This movie is getting compared to the comedy classic Groundhog Day. Okay. But I suggest that Groundhog day is more like Bill Murray living in a rerun of a TV show. While Edge of Tomorrow is Tom Cruise battling aliens until he dies then restarting, which makes it parallel a video game. This is what I find interesting, because I predict we’ll see a trend of video game type movies in the near future. Not movies based off specific video games but movies that use the aesthetics of video games as tools to tell their story. Tom starts with certain goals he has to achieve like learning how to turn off the gun’s safety then dies. Then he re-spawns turns the safety off and sets another goal to work for until he dies. Just like a video game there’s a specific pattern to be learned and once you learn it you repeat the same actions to get to a new situation or level. This replicates some of the fun of playing a video game while also allowing the movie to make fun of itself by having Tom Cruise in on the joke, he knows all the smart ass comments and beats everyone to the punchline. Another thing that makes this movie different from Groundhog Day and keeps it from being too much like a video game is that the ability to reset can be turned off if you’re not careful and can be subverted by the Mimics if they find out you have it. So the resets don’t get boring because this might be the last time it happens.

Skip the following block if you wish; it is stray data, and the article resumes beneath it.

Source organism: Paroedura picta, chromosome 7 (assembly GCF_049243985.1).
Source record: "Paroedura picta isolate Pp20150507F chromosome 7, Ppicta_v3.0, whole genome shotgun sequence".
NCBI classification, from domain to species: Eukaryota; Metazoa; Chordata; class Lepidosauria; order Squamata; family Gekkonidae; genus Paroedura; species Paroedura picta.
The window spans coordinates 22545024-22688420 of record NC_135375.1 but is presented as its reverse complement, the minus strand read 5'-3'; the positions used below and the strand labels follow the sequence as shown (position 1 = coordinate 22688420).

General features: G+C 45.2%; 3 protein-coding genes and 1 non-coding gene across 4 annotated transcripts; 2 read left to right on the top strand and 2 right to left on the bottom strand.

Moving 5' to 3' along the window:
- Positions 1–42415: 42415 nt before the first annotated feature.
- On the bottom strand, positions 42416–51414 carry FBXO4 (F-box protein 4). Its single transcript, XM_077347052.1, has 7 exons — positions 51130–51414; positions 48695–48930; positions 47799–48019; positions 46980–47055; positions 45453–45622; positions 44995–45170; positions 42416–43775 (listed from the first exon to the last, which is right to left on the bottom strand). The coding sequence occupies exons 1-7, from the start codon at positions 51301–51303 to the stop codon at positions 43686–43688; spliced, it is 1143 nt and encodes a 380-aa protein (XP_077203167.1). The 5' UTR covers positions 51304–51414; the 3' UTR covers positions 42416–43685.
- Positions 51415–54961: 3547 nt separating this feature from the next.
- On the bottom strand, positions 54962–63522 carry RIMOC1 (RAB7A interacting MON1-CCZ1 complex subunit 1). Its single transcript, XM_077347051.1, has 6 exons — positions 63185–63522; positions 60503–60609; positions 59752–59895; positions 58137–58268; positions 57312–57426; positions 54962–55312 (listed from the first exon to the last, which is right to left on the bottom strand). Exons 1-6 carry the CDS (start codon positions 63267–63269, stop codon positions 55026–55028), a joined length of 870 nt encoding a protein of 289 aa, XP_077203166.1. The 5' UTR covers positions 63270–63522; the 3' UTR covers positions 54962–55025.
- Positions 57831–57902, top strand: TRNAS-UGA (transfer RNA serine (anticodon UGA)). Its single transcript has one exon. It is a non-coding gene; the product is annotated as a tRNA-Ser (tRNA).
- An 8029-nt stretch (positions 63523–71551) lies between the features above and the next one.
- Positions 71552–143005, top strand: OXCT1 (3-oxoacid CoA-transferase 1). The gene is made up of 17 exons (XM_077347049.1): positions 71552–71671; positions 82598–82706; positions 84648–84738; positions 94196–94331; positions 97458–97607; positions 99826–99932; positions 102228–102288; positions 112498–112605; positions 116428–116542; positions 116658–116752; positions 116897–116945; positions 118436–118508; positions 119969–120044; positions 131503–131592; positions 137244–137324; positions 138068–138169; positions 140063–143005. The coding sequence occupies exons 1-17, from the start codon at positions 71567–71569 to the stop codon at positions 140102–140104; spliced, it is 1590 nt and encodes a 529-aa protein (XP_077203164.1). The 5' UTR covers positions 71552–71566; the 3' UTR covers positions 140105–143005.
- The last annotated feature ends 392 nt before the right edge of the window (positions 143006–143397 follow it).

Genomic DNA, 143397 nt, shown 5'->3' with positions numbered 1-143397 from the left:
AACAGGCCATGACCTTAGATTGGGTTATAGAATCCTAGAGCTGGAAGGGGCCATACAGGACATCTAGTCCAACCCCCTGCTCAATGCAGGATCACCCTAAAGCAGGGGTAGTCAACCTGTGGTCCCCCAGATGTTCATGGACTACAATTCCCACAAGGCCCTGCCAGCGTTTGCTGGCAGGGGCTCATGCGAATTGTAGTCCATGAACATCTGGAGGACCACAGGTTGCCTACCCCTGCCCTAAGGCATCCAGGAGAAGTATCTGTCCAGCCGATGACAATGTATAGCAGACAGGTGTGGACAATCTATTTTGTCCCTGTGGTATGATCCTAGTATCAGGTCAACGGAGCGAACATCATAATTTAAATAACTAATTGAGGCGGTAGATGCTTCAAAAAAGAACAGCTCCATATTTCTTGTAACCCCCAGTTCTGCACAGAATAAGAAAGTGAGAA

This movie had a fun concept, a great beginning, and a strong middle, where you learn about the characters and get to watch them grow and pursue different strategies for victory. This often involved lots of fighting between battle suits and aliens and guns and explosions and even a car chase scene. But toward the end of the movie I was very disappointed. Most of the movie looked fantastic except for some shaky-cam here and there. But the end of the movie is very dark so you already have a hard time seeing what’s happening, then it goes full out goddamn shaky-cam, just one long vertigo inducing motion blur. I can’t stand that shaky shit, its only purpose is causing headaches. But that’s what you get from the director of the Bourne movies. I can’t imagine how awful and painful it would’ve been to see the last 15 minutes of this movie in 3D, luckily I didn’t.

 

Carl Wells

A Stupid Opinion about Man of Steel

17 Jun

Battle of Algiers used cinema verite techniques to build up the atmosphere and bring the events of the film to more personal level for the audience. But everyone involved with the film thought, “We really aren’t making the most out of this format. We can really go further.”

Flash forward to Denmark circa 1995, a film collective gets together and tries to create a cinematic movement that will finally be able to use cinema to its fullest ability. But even after their ten-year run that launched/fostered the careers of Lars Von Tier, Harmony Korine and Anthony Dod Mantle, they realized that what they were doing with the medium was still falling short of its potential.

Then in 2002 director Doug Liman and cinematographer Oliver Wood were saddled with an action heavy script and an A-list star who’s most physically active role to-date had been walking around a golf course with Will Smith. They knew they were going to really have to reinvent the wheel to justify their bid for a new product placement franchise. And re-invent they did. They were able to shoot scenes in such a way that they were able to convince people a drama kid could take out a guy with a machine gun using nothing more than a magazine. Even with the mountains of success, they still realize that it wasn’t enough.